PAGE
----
Very few upgrades make as much of a visual and performance impact as a new set of wheels and tires. While I’ve never been an advocate for ditching high-quality manufacturer alloys for an inexpensive set of aftermarket wheels, I do appreciate the enhanced curb-appeal and ride quality of a nicely-matched combo from a well-respected wheel builder. If your tires are already worn and ready to replace, a sticky set of summer tires just might be the tax return treat that instantly transforms your so-so in the rain ride into a better handling, more comfortable and stable street machine.
Many third party wheel and tire websites contain nifty interactive wheel virtualization programs that allow you to pull up a digital representation of your specific vehicle and then “try” on different wheel choices with a few clicks of the computer mouse. This will give you a really good idea of what the wheel is going to look like on your vehicle, eliminating much of the guess work. Even if you aren’t in the market for a new set of rims, an interactive wheel configurator can be an amusing way to spend a half an hour.
Detailing and Paint Protection
It doesn’t take long for a new car to lose a bit of its luster, inside and out. That tax return money can go a long way in bringing that “showroom shine” back to your car, truck, or SUV. Do-it-yourselfers will want to make a trip to the local auto parts store and pick up a five gallon bucket and car wash soap, polish, wax, tire shine spray, window cleaner, engine detailer and a handful of towels and sponges to compete the job. For interiors, a good vacuuming goes a long way and spray-on upholstery cleaner can erase years of stains in a single afternoon.
If you want to spoil yourself, a day at the detailer will allow you to sit back and let the pros do the job for you. Many finer detail shops also have paint correction techniques they can use to get rid of paint scuffs and surface scratches. If your car is in need of dire help, you might even consider some body and paint work or a vinyl wrap.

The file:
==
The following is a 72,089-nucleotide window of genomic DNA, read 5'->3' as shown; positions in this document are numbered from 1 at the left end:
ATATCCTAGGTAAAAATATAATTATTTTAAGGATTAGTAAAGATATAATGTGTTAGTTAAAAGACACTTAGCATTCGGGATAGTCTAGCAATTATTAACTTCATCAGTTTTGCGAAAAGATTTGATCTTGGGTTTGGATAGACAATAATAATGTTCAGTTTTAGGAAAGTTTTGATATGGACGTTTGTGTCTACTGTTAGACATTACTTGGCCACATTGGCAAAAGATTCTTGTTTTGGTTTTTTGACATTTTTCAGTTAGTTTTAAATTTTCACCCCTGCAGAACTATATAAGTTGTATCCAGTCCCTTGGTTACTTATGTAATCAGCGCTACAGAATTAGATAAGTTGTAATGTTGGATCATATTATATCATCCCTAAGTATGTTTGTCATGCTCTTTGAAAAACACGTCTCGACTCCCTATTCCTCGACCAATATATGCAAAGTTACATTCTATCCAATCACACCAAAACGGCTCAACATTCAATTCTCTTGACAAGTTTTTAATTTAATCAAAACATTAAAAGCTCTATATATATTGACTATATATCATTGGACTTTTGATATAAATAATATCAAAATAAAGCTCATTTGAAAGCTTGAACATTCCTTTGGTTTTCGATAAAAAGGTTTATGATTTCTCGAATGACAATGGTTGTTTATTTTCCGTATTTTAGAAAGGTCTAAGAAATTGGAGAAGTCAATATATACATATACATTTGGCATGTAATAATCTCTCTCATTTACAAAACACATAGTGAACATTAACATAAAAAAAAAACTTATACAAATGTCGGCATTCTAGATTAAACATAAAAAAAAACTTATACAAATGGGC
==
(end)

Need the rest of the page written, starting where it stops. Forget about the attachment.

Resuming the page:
Once your vehicle is looking its best again you may want to spend a few more of those tax return dollars and cover your investment with an invisible paint protection film. Many dealers apply the film before you take your vehicle home for the first time, but there are aftermarket companies that can install the paint protection film long after the new car smell is gone. You can opt for a standard package that covers the most vulnerable areas of your car from chips, rocks and insects, or you can have your entire car wrapped with the stuff for maximum protection. Charles Bonfiglio from Tint World recommends that if you do opt for the minimal coverage you should choose a product without the UV protection, as compelling as that sounds. Automotive paint has a natural tendency to fade in the sun and when you protect certain sections with UV resistant wrap color inconsistencies, or what he affectionately refers to as “tan lines,” can occur over time.
My final suggestion doesn’t really involve buying anything at all. Why not load up the car with your family or a close friend and set out on an epic road trip? Use some of that tax return money to visit a fantastic car museum like the Petersen Automotive Museum in Los Angeles, California, or my personal favorite, the Lane Motor Museum in Nashville, Tennessee. Baseball season is upon us, so why not take a road trip to watch your childhood favorite team play on the road? In reality, it doesn’t really matter where you end up. More often than not, the best part of a road trip isn’t reaching the destination at all, it is the joy of the journey.